The Federal Reserve’s plan to aggressively raise rates to fight inflation has fueled investor concerns over possible market turmoil and a possible recession. Higher rates and declining economic growth are challenging on many fronts. After all, how will higher rates and prices impact sales? Plus, will this lead consumers to cut back on spending?
The Fed raised interest rates an additional 75 basis points last month to a target range of 2.25% to 2.5%. This marks the Fed’s fourth hike of the year, matching June’s 0.75% rate hike.
Rising rates and inflation also contribute to high costs and lower profits, not to mention a murky economic outlook that makes growth stocks less appealing to investors.
“The market constantly assesses whether these policy measures are working to achieve a soft landing,” according to American Century Investments. “Are the Fed’s actions too little too late? Or are the increases too much too fast? We expect continued volatility as investors search for clues in economic, employment, and corporate earnings data.”
Investors looking to get less whipsawed by volatile markets may want to consider the American Century Low Volatility ETF (NYSEArca: LVOL), which looks to track the market long-term while also offering less volatility, especially in downturns.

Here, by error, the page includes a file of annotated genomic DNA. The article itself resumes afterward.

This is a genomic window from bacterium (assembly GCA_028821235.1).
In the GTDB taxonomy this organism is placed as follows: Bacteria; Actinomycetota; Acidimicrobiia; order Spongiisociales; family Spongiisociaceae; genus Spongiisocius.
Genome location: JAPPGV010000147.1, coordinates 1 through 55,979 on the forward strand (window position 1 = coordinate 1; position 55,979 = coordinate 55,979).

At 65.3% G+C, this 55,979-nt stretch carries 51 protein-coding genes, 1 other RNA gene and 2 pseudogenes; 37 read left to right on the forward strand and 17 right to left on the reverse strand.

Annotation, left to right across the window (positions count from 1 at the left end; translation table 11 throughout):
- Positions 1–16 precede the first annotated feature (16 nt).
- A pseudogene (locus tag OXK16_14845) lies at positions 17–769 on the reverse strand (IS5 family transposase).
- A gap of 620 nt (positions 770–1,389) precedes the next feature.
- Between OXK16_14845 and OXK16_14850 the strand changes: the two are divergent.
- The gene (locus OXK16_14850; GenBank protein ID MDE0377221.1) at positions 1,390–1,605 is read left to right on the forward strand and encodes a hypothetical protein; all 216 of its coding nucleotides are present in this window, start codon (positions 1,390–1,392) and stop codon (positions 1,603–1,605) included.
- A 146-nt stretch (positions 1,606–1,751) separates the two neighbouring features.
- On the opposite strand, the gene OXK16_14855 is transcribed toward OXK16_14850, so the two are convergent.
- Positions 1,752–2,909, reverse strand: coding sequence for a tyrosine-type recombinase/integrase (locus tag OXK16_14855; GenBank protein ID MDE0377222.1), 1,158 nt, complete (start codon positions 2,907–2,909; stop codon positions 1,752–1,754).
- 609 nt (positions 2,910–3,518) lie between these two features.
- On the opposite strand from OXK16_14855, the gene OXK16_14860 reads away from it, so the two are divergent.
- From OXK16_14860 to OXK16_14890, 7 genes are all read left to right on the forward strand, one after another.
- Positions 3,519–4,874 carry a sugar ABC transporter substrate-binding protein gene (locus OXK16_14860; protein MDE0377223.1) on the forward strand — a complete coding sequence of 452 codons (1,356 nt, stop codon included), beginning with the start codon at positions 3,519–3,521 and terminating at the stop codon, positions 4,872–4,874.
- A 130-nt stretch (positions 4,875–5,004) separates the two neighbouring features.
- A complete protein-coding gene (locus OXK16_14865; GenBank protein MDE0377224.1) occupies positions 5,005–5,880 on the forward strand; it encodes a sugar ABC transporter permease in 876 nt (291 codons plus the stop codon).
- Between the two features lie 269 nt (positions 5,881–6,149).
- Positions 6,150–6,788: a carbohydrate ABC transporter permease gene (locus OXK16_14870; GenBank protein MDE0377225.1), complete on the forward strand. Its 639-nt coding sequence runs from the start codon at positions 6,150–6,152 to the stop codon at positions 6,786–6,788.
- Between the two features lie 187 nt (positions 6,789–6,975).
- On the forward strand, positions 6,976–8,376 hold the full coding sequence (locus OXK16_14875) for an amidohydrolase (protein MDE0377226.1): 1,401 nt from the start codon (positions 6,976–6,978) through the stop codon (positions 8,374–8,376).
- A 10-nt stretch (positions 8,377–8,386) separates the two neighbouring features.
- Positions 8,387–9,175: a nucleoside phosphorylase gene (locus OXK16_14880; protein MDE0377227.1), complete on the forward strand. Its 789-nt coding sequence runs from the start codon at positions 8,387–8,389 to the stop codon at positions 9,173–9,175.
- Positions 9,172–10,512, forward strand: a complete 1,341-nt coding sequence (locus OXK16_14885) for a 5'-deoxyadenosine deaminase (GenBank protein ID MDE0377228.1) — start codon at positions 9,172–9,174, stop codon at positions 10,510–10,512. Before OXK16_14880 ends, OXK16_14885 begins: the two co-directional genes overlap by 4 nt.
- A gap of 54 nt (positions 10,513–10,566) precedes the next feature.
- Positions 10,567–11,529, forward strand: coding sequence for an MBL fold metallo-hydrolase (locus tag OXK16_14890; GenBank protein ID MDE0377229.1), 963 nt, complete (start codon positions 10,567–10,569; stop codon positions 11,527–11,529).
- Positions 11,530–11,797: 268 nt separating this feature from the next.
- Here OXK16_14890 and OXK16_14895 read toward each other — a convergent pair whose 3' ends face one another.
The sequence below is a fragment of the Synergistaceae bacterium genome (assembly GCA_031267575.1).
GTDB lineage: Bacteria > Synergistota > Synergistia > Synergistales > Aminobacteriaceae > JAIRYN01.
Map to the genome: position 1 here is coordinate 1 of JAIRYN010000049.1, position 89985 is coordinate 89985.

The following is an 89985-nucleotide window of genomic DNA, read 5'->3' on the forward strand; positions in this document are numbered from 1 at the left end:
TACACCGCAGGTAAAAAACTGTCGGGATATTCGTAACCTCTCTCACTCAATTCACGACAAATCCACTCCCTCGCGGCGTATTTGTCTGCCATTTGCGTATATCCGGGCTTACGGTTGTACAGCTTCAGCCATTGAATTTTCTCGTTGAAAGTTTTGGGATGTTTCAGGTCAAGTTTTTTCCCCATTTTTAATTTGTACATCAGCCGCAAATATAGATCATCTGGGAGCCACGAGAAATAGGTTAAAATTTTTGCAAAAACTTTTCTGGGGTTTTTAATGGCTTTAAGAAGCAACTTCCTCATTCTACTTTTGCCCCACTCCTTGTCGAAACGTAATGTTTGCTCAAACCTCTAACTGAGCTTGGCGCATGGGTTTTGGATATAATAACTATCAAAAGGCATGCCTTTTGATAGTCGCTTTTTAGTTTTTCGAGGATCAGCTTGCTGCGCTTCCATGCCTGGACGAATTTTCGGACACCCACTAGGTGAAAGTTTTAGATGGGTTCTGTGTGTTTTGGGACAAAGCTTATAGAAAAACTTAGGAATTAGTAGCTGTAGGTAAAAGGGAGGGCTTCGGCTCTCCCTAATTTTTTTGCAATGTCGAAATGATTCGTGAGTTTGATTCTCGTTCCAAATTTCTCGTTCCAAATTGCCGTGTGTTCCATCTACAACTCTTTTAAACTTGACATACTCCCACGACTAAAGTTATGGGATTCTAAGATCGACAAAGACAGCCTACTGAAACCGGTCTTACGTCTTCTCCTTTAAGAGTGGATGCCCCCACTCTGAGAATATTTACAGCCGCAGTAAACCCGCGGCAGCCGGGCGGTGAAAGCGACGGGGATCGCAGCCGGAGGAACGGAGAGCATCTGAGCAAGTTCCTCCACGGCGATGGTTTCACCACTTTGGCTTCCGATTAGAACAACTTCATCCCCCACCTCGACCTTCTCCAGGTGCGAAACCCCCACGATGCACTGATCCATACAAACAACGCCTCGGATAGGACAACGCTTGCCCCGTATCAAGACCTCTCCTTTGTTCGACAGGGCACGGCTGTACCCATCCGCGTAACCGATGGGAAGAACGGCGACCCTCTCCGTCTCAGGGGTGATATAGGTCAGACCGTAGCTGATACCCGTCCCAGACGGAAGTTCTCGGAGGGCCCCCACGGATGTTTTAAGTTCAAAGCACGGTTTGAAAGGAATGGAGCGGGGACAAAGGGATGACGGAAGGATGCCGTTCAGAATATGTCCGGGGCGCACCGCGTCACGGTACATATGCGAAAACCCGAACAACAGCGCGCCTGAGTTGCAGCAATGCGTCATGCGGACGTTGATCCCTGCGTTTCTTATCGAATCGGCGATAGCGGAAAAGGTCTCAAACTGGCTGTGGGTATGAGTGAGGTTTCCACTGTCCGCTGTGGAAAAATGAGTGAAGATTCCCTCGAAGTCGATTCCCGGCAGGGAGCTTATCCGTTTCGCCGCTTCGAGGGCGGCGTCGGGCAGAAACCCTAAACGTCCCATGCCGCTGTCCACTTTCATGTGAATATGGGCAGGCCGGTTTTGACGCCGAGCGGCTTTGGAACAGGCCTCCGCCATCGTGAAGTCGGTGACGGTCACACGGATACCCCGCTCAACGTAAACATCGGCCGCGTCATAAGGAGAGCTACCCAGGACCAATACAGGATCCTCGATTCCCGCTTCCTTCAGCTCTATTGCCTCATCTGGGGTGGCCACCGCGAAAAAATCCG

Benchmarked against the S&P 500, LVOL is an actively managed fund that seeks to offer lower volatility than the overall market by screening for asymmetric, or downside, volatility as well as investing in companies with strong, steady growth. It looks to reduce volatility both at the portfolio level and in its individual securities. The portfolio managers seek to balance returns with risk management by evaluating the individual securities and their place and performance within their sector and overall.
The fund’s managers use quantitative models to select securities with attractive fundamentals that they expect will provide returns that will reasonably track the market over the long term while seeking less volatility.
When the fund was launched last year, Ed Rosenberg, head of ETFs at American Century, said that LVOL enables “a nimble approach that can adapt to quantitative insights and challenging market conditions.”
LVOL’s portfolio managers aim to deliver market returns in normal markets while losing less in drawdowns by correcting for the shortcomings of low-volatility indexes. “We’re emphasizing strong fundamentals in an effort to limit potential risk of speculative companies with questionable profits,” Rosenberg added. “We’re also expanding risk measures beyond volatility to capture other downside and balance sheet risks while focusing on volatility at the portfolio level as well as the individual stock level.”
LVOL has an expense ratio of 0.29%.
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